#Open journalism No news is bad news

Your contributions will help us continue to deliver the stories that are important to you

Support The Journal
Dublin: 11°C Saturday 24 October 2020

Israel backtracks to allow Rashida Tlaib enter the country, but how can it block US congresswomen?

As it stands, Democrat Ilhan Omar has still been denied entry into the country.

US congresswomen Rashida Tlaib and Ilhan Omar.
US congresswomen Rashida Tlaib and Ilhan Omar.
Image: Carol Guzy/PA Images

THERE WAS A strong reaction to the decision by Israel to deny entry into the country to two US congresswomen, Democrats Ilhan Omar and Rashida Tlaib.

Nancy Pelosi called it “beneath the dignity of the great State of Israel” while presidential candidate Bernie Sanders called it “an outrage”.

Sanders even stated that if Israel declines entry to two elected US officials it should also “respectfully decline the billions of dollars that we give to Israel”.

Elizabeth Warren, another presidential candidate, called the decision “shameful” and “unprecedented”.

On the other side of the divide, US President Donald Trump was practically gleeful, tweeting: “Representatives Omar and Tlaib are the face of the Democrat Party, and they HATE Israel!”

Israel has today backtracked in the case of one of the women, Rashida Tlaib, who is of Palestinian origin, saying she would be allowed enter on “humanitarian” grounds.

The country’s Interior Minister Aryeh Deri decided to allow Tlaib to make a “humanitarian visit to her grandmother” in the Israeli-occupied West Bank after the lawmaker had sent him a written pledge “to respect conditions imposed by Israel”.

Trump had yesterday said Israel would “show weakness” if it allowed entry to the two congresswomen. Israel’s ex-ambassador to Washington Danny Ayalon said yesterday that his government had “rightfully decided to accept that recommendation” from Trump.

It therefore seems clear that the decision to refuse the congresswoman entry into Israel was influenced by Trump.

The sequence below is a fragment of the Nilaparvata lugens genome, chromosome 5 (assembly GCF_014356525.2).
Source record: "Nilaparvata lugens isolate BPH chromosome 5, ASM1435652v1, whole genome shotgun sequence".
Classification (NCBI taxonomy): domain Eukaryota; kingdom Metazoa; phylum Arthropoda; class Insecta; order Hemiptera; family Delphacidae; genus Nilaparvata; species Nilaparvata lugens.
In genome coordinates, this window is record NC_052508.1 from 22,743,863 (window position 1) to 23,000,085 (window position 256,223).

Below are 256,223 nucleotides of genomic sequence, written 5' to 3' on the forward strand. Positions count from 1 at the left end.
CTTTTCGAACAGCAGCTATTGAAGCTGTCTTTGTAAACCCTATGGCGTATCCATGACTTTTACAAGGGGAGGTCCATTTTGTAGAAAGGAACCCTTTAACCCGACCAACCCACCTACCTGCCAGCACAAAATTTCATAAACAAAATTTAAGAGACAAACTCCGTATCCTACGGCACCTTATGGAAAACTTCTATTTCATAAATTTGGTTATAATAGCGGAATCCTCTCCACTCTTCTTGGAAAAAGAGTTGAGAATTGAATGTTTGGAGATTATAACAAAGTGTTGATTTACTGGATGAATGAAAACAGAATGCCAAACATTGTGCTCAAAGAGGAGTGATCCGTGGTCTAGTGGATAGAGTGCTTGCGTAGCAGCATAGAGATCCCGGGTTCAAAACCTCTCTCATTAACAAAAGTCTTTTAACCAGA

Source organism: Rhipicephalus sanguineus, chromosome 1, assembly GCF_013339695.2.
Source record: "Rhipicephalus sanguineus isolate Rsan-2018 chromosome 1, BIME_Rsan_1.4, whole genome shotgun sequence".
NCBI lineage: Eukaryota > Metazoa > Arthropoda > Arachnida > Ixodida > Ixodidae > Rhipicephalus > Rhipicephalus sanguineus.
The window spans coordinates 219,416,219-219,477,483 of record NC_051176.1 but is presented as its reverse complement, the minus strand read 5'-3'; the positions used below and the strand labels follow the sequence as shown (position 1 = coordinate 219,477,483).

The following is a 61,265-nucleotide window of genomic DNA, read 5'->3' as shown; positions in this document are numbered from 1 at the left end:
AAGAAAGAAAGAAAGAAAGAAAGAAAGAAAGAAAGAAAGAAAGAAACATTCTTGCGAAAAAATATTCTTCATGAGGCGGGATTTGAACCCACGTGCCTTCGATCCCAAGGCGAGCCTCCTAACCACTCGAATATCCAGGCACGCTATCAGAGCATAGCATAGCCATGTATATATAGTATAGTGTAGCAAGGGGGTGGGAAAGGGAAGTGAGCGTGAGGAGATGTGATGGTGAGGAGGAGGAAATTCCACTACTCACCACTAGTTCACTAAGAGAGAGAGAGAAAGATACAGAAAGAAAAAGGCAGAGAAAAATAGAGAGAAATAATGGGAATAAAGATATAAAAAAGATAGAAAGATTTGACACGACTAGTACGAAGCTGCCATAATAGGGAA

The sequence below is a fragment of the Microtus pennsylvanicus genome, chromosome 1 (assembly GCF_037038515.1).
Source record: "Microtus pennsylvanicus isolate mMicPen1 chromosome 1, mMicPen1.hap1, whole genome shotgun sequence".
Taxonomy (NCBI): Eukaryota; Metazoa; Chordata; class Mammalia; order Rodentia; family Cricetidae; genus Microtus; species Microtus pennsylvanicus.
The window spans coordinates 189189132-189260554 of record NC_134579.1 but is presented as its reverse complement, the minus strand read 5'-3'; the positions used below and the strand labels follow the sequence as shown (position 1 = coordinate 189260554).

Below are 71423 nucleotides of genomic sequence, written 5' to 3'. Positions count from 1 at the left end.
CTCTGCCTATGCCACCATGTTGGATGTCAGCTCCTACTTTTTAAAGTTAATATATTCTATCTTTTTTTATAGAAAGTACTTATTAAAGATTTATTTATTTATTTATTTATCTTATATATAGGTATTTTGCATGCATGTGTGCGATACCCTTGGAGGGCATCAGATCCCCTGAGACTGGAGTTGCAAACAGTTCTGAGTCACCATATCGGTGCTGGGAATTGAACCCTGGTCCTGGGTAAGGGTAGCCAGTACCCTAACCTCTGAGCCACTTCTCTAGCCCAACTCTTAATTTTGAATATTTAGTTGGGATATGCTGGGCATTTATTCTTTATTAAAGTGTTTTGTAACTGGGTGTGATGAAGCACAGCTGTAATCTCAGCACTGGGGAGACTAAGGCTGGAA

But how can Israel legally refuse entry to the two women?

It’s all down to a law that was passed by Benjamin Netanyahu’s right-wing government in 2017.

Memorial Ceremony for the fallen of the Second Lebanon War Source: DPA/PA Images

The law allows the country to block entry to any foreign person who supports an economic boycott of the country.

Similar to the ongoing debate in Ireland over the Occupied Territories Billand the push to boycott some Israeli goods, Omar and Tlaib support a simialr campaign in the US.

It it is known in the US as the Boycott, Divestment and Sanctions (BDS) movement.

Speaking about the decision yesterday, Netanyahu stated that Israel “is open to any critic and criticism, with one exception”.

Namely, he said, “people who call and act to boycott Israel”.

Israel’s 2017 law did not provoke as much international criticism as others passed by Israel in recent years, such as the law which defined Israel as a state of the Jewish people, but its backers have provoked controversy in the past.

The bill was co-sponsored by Transport Minister Bezalel Smotrich, who was also the driver behind laws allowing the appropriation of private Palestinian land for Jewish settler outposts.

Smotrich sparked anger in 2016 when he said he would not want his wife to give birth in a hospital next to Arab mothers

Defending the 2017 law, Smotrich said at the time: “Preventing B.D.S. supporters who come here to hurt us from the inside is the very least we should be doing against haters of Israel.”

About the author:

Rónán Duffy

Read next:


This is YOUR comments community. Stay civil, stay constructive, stay on topic. Please familiarise yourself with our comments policy here before taking part.
write a comment

    Leave a commentcancel